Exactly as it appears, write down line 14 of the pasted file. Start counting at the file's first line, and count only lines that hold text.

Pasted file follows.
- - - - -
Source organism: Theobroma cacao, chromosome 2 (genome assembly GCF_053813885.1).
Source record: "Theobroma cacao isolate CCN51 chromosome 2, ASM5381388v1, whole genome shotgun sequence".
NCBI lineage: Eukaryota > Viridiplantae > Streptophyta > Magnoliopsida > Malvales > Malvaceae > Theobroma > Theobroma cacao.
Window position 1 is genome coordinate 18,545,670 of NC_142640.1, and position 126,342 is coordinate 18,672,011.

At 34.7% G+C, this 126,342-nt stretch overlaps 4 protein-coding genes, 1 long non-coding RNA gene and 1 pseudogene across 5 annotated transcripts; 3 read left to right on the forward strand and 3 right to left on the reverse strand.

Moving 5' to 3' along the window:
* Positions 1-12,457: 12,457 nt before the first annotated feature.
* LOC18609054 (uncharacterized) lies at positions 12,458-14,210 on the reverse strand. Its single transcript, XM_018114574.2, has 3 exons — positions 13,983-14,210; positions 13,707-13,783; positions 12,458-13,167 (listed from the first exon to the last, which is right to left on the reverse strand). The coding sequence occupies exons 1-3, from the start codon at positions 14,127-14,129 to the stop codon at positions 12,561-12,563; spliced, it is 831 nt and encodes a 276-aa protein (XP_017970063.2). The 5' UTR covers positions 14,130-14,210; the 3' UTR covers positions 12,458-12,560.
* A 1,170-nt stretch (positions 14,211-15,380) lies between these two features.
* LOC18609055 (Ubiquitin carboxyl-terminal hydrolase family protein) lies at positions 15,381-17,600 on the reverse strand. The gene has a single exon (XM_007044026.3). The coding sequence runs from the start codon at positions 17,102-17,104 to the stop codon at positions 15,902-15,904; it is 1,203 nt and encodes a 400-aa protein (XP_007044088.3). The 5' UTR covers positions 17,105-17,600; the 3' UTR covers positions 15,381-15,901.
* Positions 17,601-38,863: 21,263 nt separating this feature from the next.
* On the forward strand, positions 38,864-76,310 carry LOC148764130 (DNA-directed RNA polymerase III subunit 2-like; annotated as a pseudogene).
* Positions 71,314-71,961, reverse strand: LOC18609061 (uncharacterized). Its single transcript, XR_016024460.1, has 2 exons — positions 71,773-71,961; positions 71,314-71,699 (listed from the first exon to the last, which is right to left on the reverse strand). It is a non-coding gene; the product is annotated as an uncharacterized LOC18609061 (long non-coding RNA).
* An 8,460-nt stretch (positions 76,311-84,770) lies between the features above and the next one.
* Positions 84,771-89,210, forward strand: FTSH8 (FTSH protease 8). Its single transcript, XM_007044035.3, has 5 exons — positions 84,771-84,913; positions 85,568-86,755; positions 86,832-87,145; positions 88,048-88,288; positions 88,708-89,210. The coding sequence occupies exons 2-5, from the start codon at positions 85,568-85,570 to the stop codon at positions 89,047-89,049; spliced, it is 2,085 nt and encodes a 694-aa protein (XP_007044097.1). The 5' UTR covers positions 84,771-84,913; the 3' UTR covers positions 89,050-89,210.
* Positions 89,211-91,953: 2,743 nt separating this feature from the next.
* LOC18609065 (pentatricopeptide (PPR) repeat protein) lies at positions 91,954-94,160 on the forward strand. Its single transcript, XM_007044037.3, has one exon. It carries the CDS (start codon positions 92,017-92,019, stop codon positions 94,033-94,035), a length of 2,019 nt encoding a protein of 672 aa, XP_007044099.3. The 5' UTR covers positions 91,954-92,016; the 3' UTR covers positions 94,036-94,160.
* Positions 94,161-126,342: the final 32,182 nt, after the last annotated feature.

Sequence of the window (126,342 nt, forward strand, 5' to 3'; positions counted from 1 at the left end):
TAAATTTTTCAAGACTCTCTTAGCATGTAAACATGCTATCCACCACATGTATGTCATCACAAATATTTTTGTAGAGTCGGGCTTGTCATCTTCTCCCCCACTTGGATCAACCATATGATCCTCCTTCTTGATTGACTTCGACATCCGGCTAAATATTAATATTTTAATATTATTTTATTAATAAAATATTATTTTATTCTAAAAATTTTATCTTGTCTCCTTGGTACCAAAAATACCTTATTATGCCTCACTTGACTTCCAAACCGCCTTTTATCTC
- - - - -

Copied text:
* An 8,460-nt stretch (positions 76,311-84,770) lies between the features above and the next one.